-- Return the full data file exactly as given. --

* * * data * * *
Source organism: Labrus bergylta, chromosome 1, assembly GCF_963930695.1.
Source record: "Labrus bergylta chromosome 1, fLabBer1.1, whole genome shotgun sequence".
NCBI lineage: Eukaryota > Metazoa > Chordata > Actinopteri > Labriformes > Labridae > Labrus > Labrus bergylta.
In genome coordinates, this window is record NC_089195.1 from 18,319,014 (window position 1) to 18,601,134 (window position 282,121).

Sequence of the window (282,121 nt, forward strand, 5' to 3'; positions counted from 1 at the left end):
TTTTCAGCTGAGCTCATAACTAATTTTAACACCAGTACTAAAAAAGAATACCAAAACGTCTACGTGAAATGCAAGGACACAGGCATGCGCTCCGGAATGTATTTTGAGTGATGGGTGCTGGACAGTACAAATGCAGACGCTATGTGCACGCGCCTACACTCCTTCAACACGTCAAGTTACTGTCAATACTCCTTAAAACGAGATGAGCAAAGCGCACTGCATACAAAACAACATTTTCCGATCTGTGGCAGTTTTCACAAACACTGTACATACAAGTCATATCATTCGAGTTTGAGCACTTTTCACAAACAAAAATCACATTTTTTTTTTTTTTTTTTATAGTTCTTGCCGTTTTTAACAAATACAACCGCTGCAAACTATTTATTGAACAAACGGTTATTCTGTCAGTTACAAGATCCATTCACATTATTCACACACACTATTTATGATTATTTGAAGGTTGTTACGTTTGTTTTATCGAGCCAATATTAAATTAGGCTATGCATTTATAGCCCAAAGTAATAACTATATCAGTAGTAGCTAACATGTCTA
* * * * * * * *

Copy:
Source organism: Labrus bergylta, chromosome 1, assembly GCF_963930695.1.
Source record: "Labrus bergylta chromosome 1, fLabBer1.1, whole genome shotgun sequence".
NCBI lineage: Eukaryota > Metazoa > Chordata > Actinopteri > Labriformes > Labridae > Labrus > Labrus bergylta.
In genome coordinates, this window is record NC_089195.1 from 18,319,014 (window position 1) to 18,601,134 (window position 282,121).

Sequence of the window (282,121 nt, forward strand, 5' to 3'; positions counted from 1 at the left end):
TTTTCAGCTGAGCTCATAACTAATTTTAACACCAGTACTAAAAAAGAATACCAAAACGTCTACGTGAAATGCAAGGACACAGGCATGCGCTCCGGAATGTATTTTGAGTGATGGGTGCTGGACAGTACAAATGCAGACGCTATGTGCACGCGCCTACACTCCTTCAACACGTCAAGTTACTGTCAATACTCCTTAAAACGAGATGAGCAAAGCGCACTGCATACAAAACAACATTTTCCGATCTGTGGCAGTTTTCACAAACACTGTACATACAAGTCATATCATTCGAGTTTGAGCACTTTTCACAAACAAAAATCACATTTTTTTTTTTTTTTTTTATAGTTCTTGCCGTTTTTAACAAATACAACCGCTGCAAACTATTTATTGAACAAACGGTTATTCTGTCAGTTACAAGATCCATTCACATTATTCACACACACTATTTATGATTATTTGAAGGTTGTTACGTTTGTTTTATCGAGCCAATATTAAATTAGGCTATGCATTTATAGCCCAAAGTAATAACTATATCAGTAGTAGCTAACATGTCTA